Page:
🖼 Cork artist Niamh Leonard has an exhibition of her distinctive nature-inspired paintings on display in Myo Café on Pope’s Quay: the launch was yesterday evening.
This week on Tripe + Drisheen:
Douglas Village Shopping Centre turns 50 years old this week. Close by the shopping centre local man David Teixeira-Lynch has turned to tech and citizen science to gather data around just how many cars (and cyclists and pedestrians) use just one of the many clogged-up roads in the city suburb. The answer, with cars at least, too many.
The Long Read: The French Connection
Last night’s long read was a continuation of Ellie’s two-part, nuanced examination of the Celtic Interconnector project planned for East Cork. Part one looked at some of the surprising cost implications of the power project, which aims to link Ireland to Brittany with a High Voltage Direct Current undersea cable to allow Ireland to import French power and export offshore wind. While the project is acknowledged as a vital step towards Ireland’s move to renewables, local communities have concerns about electro-magnetic fields that they say have not been fully addressed, while Eirgrid say the project is safe and has no long-term impacts.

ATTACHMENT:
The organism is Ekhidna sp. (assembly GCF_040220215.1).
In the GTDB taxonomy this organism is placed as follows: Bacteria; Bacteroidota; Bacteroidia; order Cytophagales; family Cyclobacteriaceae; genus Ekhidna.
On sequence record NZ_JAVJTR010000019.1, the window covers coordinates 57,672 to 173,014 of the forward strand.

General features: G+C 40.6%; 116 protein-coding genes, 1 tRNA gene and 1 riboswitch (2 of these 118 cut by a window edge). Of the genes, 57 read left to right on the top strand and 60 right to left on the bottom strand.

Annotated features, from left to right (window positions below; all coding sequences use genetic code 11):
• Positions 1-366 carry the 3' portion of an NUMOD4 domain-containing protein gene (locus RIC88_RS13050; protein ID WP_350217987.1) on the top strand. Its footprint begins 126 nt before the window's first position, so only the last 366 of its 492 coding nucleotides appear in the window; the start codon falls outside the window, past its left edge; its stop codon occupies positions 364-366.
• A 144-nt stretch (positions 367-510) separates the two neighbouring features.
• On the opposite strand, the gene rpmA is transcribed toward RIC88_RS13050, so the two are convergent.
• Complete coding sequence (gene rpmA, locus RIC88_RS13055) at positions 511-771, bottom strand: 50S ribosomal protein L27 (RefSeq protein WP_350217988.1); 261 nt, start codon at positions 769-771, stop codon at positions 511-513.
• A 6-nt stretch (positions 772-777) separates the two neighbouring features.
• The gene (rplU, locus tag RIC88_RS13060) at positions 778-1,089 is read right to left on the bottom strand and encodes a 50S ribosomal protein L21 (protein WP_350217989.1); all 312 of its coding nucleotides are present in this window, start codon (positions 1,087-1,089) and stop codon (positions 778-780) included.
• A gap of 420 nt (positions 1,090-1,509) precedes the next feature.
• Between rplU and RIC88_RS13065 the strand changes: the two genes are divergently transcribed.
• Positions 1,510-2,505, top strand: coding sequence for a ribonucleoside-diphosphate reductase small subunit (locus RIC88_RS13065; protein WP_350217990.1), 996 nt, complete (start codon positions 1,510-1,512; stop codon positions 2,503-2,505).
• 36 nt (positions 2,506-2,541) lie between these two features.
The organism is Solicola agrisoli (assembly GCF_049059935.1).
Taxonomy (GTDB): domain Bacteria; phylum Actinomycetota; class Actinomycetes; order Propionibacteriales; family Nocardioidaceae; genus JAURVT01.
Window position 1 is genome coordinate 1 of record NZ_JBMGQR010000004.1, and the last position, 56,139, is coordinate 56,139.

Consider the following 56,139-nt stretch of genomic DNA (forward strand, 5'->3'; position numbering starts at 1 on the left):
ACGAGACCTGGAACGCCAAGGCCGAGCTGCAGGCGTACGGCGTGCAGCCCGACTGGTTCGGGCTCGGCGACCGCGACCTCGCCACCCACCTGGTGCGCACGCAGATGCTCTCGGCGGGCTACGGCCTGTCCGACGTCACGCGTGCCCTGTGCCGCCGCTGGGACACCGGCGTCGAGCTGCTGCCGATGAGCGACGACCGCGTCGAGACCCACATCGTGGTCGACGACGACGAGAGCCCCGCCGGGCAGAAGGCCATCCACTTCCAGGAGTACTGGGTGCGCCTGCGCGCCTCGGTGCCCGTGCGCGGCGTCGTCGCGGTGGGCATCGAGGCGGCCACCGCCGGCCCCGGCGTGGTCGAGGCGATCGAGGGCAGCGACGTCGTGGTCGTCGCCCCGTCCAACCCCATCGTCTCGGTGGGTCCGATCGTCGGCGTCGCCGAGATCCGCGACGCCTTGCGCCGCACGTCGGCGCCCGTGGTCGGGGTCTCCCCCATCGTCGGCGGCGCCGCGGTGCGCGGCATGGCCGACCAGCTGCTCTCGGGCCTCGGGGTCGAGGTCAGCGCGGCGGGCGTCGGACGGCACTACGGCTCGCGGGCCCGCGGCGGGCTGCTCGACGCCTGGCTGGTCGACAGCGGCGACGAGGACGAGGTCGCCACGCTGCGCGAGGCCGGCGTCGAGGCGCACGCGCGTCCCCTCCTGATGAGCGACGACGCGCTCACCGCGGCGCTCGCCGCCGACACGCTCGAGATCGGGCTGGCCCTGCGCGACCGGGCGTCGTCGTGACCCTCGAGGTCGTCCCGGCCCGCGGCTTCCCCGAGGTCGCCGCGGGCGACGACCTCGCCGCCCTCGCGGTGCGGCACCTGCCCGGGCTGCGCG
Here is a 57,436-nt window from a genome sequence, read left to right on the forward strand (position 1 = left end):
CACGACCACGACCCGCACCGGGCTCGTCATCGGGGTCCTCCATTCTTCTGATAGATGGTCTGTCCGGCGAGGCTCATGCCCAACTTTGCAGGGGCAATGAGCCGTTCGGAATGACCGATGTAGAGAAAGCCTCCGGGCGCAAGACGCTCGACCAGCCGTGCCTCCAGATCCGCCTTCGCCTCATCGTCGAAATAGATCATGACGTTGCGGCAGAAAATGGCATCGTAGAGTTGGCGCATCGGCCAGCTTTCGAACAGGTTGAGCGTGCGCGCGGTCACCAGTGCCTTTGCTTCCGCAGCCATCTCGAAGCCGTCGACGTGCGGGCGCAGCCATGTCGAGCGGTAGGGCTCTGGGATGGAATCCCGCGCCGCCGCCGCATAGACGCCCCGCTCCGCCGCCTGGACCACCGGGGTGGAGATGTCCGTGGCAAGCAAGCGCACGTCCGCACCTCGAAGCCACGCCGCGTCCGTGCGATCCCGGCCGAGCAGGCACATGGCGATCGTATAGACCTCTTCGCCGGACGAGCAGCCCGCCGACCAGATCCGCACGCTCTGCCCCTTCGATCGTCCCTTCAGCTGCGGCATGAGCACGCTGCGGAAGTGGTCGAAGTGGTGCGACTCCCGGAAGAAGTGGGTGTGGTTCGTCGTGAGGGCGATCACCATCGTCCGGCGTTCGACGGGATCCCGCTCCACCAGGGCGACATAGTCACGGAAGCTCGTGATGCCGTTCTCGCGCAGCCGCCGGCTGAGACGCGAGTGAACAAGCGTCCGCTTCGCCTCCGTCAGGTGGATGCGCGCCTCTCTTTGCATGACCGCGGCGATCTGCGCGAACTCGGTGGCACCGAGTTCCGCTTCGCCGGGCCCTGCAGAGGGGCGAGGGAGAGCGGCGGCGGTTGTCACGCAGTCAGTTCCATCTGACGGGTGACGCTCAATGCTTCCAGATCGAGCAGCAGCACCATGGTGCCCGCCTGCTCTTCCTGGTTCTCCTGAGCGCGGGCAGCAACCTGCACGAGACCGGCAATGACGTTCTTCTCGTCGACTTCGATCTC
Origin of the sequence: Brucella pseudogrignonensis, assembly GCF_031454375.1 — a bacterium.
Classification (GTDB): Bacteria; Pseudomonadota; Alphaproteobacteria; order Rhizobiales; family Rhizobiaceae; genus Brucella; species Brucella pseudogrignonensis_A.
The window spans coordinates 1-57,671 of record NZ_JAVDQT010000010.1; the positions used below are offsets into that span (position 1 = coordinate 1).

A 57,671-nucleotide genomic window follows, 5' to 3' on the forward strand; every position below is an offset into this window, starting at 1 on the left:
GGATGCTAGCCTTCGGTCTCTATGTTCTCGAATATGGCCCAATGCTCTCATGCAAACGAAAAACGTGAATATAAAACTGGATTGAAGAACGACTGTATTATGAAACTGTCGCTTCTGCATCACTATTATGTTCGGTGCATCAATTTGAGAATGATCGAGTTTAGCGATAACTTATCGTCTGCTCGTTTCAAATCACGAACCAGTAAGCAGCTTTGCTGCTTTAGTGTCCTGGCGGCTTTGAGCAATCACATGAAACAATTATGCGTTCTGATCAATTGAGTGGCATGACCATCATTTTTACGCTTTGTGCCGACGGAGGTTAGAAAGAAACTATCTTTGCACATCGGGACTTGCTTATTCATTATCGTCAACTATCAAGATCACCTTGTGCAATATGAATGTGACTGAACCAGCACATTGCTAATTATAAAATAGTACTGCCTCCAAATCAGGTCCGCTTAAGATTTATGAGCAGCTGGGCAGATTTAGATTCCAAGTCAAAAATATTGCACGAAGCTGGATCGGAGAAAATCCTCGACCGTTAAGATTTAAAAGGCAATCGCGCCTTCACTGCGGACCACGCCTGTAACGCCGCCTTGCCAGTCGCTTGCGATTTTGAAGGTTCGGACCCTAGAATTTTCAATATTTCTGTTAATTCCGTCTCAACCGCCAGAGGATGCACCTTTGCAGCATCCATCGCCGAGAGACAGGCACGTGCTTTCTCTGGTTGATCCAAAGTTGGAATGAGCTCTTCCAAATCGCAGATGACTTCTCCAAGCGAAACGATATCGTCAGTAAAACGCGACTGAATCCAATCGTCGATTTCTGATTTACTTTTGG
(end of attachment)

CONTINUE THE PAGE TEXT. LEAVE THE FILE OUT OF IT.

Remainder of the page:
Where to buy the print edition of Tripe + Drisheen:
Our seasonal print edition is laden with exclusive stories that you won’t find on the Substack, including investigative work by JJ and Ellie, a lovely food feature and photo spreads as well as opinion writing and local history from our in-house historian James Furey.
The Natural Foods Bakery in Blackrock and Fitzgerald’s Park
Nano Nagle Place
Cork Flower Studio
Bus Stop Cafe
Nano Nagle Place
The Quay Co-op
Lotabeg Stores, Mayfield
Duggan’s, Shandon Street
Heritage Pubs Cork (copies to read)
Earthway Refill in Midleton
West Cafe Bar, Bantry